Amid a historically tight market for warehouse space, vacancy rates for U.S. industrial properties ticked up slightly in the first quarter but remained stubbornly low compared to long-term averages, according to a report from real estate firm Cushman & Wakefield.
The industrial vacancy rate ticked slightly higher to 3.6%, as demand for space moderated and speculative construction completions persisted at a healthy rate, the firm said. But while that rate has risen each of the last two quarters, the market remains historically low, stuck at 70 basis points below the five-year quarterly average (4.3%) and 170 basis points lower than the 10-year average (5.3%).
Tough economic statistics such as high interest and inflation rates will probably not help matters improve anytime soon. Looking at building projects for additional industrial space, the under-construction pipeline continued to decline modestly (-3.0% since year-end 2022) as completions outpaced construction starts. And construction starts are anticipated to further slow as the year progresses under the current economic climate, the firm said.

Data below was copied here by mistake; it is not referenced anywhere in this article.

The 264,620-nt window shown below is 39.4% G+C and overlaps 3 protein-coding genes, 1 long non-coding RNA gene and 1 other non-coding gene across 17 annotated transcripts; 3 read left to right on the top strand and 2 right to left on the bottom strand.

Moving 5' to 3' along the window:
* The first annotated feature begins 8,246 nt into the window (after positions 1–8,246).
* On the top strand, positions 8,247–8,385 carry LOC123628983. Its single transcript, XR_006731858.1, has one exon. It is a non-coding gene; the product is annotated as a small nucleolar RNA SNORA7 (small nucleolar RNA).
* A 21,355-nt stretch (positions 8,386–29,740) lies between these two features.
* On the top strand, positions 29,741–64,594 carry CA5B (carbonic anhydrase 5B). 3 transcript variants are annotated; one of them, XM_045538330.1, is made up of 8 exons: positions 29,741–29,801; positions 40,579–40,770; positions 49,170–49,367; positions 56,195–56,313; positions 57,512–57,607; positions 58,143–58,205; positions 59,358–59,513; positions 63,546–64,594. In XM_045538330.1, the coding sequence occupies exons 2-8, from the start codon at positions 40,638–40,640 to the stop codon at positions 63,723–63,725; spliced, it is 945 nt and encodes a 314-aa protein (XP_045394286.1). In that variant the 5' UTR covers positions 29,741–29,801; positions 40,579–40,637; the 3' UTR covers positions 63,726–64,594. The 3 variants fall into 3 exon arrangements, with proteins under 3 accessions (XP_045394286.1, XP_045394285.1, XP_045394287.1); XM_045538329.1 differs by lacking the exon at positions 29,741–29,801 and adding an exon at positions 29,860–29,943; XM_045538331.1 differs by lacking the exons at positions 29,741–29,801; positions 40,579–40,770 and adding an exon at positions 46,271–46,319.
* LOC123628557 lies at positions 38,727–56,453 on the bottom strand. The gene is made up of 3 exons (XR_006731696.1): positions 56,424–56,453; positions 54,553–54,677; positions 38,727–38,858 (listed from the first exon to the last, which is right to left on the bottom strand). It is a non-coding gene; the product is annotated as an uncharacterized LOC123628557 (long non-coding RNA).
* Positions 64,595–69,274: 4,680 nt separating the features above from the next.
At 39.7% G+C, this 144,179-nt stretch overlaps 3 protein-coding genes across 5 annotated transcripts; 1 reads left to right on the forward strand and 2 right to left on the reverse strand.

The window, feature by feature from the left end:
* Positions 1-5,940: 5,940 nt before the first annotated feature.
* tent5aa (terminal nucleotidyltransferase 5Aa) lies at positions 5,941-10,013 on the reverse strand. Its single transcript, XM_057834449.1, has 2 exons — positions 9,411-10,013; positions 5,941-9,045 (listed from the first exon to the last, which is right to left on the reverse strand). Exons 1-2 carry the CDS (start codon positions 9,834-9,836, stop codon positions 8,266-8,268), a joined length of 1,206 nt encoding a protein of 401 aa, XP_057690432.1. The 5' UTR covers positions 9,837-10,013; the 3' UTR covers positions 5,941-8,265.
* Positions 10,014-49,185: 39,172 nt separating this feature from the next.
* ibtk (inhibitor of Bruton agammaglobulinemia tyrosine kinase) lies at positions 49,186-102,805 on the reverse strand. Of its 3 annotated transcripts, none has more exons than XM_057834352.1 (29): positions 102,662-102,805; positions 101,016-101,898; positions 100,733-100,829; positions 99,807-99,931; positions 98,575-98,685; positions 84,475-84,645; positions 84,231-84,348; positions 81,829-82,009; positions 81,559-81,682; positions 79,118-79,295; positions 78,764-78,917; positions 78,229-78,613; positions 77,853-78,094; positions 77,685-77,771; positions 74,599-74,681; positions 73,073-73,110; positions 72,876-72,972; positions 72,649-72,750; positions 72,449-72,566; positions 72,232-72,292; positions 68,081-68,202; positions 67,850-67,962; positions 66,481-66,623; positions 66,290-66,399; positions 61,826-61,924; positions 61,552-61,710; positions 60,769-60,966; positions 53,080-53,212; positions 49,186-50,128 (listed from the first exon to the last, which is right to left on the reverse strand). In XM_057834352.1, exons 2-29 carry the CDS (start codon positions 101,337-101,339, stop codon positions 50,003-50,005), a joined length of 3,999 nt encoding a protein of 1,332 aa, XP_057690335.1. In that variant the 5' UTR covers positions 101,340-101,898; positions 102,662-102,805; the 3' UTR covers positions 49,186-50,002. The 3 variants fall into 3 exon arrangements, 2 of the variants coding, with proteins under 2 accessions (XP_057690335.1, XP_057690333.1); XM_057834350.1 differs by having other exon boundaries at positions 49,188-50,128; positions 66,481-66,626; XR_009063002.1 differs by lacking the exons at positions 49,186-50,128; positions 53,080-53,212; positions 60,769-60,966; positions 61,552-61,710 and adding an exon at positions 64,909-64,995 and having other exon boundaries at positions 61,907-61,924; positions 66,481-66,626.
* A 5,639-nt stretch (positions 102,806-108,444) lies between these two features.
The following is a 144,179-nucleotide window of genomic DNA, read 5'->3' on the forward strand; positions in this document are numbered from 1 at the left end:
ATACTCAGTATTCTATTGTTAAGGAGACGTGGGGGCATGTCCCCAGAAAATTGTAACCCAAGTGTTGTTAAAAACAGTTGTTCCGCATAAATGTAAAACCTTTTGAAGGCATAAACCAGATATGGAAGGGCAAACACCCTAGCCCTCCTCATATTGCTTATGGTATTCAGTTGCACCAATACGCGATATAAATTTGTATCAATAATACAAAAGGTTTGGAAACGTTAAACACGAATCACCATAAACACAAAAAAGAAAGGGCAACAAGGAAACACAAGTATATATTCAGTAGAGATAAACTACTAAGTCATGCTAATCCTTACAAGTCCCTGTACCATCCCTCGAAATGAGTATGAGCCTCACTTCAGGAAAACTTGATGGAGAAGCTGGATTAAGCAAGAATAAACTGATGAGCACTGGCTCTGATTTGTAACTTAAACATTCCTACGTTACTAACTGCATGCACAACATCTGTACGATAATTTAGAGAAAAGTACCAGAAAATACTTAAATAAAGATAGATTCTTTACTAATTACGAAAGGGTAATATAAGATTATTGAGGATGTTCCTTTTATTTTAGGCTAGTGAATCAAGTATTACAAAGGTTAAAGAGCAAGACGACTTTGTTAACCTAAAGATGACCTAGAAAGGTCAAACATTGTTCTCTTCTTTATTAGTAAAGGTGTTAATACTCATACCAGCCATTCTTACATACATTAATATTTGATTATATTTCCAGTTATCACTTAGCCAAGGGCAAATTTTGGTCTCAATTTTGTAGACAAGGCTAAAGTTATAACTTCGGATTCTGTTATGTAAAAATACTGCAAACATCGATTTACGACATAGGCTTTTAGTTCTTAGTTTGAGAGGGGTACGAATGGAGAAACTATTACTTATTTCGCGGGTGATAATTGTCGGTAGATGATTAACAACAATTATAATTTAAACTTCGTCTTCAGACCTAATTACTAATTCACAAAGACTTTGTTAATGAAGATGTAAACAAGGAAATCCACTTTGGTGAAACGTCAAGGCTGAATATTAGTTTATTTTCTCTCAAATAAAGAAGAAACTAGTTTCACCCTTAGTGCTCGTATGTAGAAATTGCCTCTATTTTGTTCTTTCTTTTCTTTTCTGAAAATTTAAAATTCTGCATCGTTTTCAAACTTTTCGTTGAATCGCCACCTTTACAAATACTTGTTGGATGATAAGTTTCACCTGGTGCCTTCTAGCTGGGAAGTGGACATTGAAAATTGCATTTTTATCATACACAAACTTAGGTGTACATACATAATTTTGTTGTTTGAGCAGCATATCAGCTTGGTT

But those same economic forces can also be helpful, since they’re cooling the overall economy and putting the brakes on demand for space that had exploded during the pandemic. Overall net absorption started the year with 62.5 million square feet of positive demand, a drop of 48.5% compared to Q1 2022. While absorption has tapered off significantly compared to the past couple years, it is showing a normalization of market conditions to historical average and more sustainable demand levels, Cushman & Wakefield said.
“Given the voracious pace of growth the past two years and some timidity tied to a more uncertain economic outlook, deals are taking a bit longer to get done, but they are getting done and I remain upbeat on the outlook,” Jason Tolliver, executive managing director and co-lead of Americas Logistics & Industrial Services at Cushman & Wakefield, said in a release. “We continue to see a diverse mix of tenants in the market seeking space and that bodes well for future leasing activity. I think we’ll see a more normalized market than the frenzied pace of the past 24 months with industrial demand shifting back to more sustainable levels as the market powers forward.”
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